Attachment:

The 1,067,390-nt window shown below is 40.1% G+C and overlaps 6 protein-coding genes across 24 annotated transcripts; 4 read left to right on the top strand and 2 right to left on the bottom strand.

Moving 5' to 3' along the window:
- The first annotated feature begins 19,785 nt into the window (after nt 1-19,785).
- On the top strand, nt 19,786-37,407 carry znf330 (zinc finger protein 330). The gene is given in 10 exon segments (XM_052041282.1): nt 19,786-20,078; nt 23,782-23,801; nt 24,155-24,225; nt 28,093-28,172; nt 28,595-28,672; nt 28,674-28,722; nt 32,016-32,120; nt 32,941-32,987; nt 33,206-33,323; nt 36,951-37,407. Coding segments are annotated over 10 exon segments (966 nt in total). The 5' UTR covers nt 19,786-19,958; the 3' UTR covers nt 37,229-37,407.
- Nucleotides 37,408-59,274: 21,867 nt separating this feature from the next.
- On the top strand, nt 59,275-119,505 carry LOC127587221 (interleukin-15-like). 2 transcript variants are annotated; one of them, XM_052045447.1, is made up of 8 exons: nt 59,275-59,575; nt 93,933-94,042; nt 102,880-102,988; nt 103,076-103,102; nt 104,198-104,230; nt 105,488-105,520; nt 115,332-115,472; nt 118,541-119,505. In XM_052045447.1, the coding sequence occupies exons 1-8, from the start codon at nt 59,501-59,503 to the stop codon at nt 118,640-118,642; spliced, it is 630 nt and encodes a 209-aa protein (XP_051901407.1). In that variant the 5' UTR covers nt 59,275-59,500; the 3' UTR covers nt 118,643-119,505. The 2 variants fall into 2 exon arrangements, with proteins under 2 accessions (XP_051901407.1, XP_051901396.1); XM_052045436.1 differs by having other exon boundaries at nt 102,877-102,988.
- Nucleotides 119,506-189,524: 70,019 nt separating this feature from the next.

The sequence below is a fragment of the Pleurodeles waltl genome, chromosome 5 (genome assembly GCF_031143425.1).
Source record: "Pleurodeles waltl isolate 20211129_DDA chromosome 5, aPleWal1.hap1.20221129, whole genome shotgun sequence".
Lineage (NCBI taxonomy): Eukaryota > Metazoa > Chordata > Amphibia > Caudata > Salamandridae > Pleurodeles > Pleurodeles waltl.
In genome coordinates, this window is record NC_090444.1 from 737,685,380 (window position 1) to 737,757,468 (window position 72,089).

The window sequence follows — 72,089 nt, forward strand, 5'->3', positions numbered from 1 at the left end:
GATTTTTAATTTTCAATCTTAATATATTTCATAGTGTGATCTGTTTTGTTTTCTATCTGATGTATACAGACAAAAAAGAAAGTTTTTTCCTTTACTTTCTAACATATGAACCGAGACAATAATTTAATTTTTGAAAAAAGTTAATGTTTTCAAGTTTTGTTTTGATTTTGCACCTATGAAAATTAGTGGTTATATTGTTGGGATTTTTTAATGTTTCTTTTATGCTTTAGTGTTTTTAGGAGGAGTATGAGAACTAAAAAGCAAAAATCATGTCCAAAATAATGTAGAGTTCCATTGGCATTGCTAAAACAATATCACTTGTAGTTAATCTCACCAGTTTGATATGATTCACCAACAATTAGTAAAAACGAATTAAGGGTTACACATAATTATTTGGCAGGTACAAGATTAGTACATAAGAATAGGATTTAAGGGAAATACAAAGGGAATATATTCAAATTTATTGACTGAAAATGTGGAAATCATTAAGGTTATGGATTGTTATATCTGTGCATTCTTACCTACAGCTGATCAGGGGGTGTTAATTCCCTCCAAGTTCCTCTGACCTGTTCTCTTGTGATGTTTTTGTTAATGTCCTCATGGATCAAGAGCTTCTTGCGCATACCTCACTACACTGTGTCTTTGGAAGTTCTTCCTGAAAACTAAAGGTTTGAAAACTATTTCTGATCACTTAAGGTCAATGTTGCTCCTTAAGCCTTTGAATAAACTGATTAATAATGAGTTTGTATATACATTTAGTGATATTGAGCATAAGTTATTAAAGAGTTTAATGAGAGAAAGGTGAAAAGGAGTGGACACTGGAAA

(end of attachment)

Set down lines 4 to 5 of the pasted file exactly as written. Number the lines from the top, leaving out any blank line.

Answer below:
- On the top strand, nt 19,786-37,407 carry znf330 (zinc finger protein 330). The gene is given in 10 exon segments (XM_052041282.1): nt 19,786-20,078; nt 23,782-23,801; nt 24,155-24,225; nt 28,093-28,172; nt 28,595-28,672; nt 28,674-28,722; nt 32,016-32,120; nt 32,941-32,987; nt 33,206-33,323; nt 36,951-37,407. Coding segments are annotated over 10 exon segments (966 nt in total). The 5' UTR covers nt 19,786-19,958; the 3' UTR covers nt 37,229-37,407.
- Nucleotides 37,408-59,274: 21,867 nt separating this feature from the next.